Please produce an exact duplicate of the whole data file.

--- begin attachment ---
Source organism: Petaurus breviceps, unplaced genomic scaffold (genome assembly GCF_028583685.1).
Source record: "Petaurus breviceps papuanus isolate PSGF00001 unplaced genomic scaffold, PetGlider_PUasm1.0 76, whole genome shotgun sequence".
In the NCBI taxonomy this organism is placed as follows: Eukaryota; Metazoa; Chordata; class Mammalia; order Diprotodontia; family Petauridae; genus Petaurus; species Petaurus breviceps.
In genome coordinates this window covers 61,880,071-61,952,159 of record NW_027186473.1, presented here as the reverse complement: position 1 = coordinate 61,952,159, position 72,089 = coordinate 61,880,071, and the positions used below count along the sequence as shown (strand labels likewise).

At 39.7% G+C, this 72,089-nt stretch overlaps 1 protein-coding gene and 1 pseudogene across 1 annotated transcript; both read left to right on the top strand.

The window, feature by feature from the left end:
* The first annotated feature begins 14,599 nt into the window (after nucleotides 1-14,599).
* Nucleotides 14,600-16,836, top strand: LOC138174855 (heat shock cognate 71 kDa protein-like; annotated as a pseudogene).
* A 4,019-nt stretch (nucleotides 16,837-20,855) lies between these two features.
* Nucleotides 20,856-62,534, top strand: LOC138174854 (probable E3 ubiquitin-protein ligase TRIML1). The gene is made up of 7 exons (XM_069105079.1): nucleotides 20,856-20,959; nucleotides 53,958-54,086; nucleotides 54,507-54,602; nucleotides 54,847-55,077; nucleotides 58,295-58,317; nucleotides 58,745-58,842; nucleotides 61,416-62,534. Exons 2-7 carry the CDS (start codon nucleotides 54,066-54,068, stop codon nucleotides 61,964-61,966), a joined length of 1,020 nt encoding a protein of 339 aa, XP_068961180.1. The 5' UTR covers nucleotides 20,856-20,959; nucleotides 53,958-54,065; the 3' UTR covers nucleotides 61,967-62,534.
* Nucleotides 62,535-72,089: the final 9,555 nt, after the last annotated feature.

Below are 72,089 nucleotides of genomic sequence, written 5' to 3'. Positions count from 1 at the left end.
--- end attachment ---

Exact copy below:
Source organism: Petaurus breviceps, unplaced genomic scaffold (genome assembly GCF_028583685.1).
Source record: "Petaurus breviceps papuanus isolate PSGF00001 unplaced genomic scaffold, PetGlider_PUasm1.0 76, whole genome shotgun sequence".
In the NCBI taxonomy this organism is placed as follows: Eukaryota; Metazoa; Chordata; class Mammalia; order Diprotodontia; family Petauridae; genus Petaurus; species Petaurus breviceps.
In genome coordinates this window covers 61,880,071-61,952,159 of record NW_027186473.1, presented here as the reverse complement: position 1 = coordinate 61,952,159, position 72,089 = coordinate 61,880,071, and the positions used below count along the sequence as shown (strand labels likewise).

At 39.7% G+C, this 72,089-nt stretch overlaps 1 protein-coding gene and 1 pseudogene across 1 annotated transcript; both read left to right on the top strand.

The window, feature by feature from the left end:
* The first annotated feature begins 14,599 nt into the window (after nucleotides 1-14,599).
* Nucleotides 14,600-16,836, top strand: LOC138174855 (heat shock cognate 71 kDa protein-like; annotated as a pseudogene).
* A 4,019-nt stretch (nucleotides 16,837-20,855) lies between these two features.
* Nucleotides 20,856-62,534, top strand: LOC138174854 (probable E3 ubiquitin-protein ligase TRIML1). The gene is made up of 7 exons (XM_069105079.1): nucleotides 20,856-20,959; nucleotides 53,958-54,086; nucleotides 54,507-54,602; nucleotides 54,847-55,077; nucleotides 58,295-58,317; nucleotides 58,745-58,842; nucleotides 61,416-62,534. Exons 2-7 carry the CDS (start codon nucleotides 54,066-54,068, stop codon nucleotides 61,964-61,966), a joined length of 1,020 nt encoding a protein of 339 aa, XP_068961180.1. The 5' UTR covers nucleotides 20,856-20,959; nucleotides 53,958-54,065; the 3' UTR covers nucleotides 61,967-62,534.
* Nucleotides 62,535-72,089: the final 9,555 nt, after the last annotated feature.

Below are 72,089 nucleotides of genomic sequence, written 5' to 3'. Positions count from 1 at the left end.